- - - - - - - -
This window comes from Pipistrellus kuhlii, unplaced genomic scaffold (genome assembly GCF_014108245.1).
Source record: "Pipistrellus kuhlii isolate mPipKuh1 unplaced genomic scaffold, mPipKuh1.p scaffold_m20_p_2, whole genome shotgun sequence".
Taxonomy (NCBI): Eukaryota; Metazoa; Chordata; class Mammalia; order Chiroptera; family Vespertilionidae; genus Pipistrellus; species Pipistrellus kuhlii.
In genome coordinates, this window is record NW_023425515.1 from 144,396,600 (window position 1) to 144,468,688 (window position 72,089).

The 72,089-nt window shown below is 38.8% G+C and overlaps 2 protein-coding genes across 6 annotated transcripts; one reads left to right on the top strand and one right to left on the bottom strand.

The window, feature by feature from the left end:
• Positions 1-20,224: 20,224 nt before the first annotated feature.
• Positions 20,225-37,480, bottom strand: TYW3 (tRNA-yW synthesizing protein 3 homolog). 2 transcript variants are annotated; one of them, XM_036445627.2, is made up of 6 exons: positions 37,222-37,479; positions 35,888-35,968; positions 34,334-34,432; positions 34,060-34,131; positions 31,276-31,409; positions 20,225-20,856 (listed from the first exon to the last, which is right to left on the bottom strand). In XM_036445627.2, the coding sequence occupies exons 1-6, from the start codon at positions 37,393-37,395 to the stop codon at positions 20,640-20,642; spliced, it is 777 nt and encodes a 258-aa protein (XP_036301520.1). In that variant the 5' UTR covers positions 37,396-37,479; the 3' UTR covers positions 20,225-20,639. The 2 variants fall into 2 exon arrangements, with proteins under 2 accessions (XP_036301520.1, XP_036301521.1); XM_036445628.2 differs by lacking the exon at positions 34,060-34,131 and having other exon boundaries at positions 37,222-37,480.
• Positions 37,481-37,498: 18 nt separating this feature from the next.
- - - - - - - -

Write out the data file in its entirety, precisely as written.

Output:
This window comes from Pipistrellus kuhlii, unplaced genomic scaffold (genome assembly GCF_014108245.1).
Source record: "Pipistrellus kuhlii isolate mPipKuh1 unplaced genomic scaffold, mPipKuh1.p scaffold_m20_p_2, whole genome shotgun sequence".
Taxonomy (NCBI): Eukaryota; Metazoa; Chordata; class Mammalia; order Chiroptera; family Vespertilionidae; genus Pipistrellus; species Pipistrellus kuhlii.
In genome coordinates, this window is record NW_023425515.1 from 144,396,600 (window position 1) to 144,468,688 (window position 72,089).

The 72,089-nt window shown below is 38.8% G+C and overlaps 2 protein-coding genes across 6 annotated transcripts; one reads left to right on the top strand and one right to left on the bottom strand.

The window, feature by feature from the left end:
• Positions 1-20,224: 20,224 nt before the first annotated feature.
• Positions 20,225-37,480, bottom strand: TYW3 (tRNA-yW synthesizing protein 3 homolog). 2 transcript variants are annotated; one of them, XM_036445627.2, is made up of 6 exons: positions 37,222-37,479; positions 35,888-35,968; positions 34,334-34,432; positions 34,060-34,131; positions 31,276-31,409; positions 20,225-20,856 (listed from the first exon to the last, which is right to left on the bottom strand). In XM_036445627.2, the coding sequence occupies exons 1-6, from the start codon at positions 37,393-37,395 to the stop codon at positions 20,640-20,642; spliced, it is 777 nt and encodes a 258-aa protein (XP_036301520.1). In that variant the 5' UTR covers positions 37,396-37,479; the 3' UTR covers positions 20,225-20,639. The 2 variants fall into 2 exon arrangements, with proteins under 2 accessions (XP_036301520.1, XP_036301521.1); XM_036445628.2 differs by lacking the exon at positions 34,060-34,131 and having other exon boundaries at positions 37,222-37,480.
• Positions 37,481-37,498: 18 nt separating this feature from the next.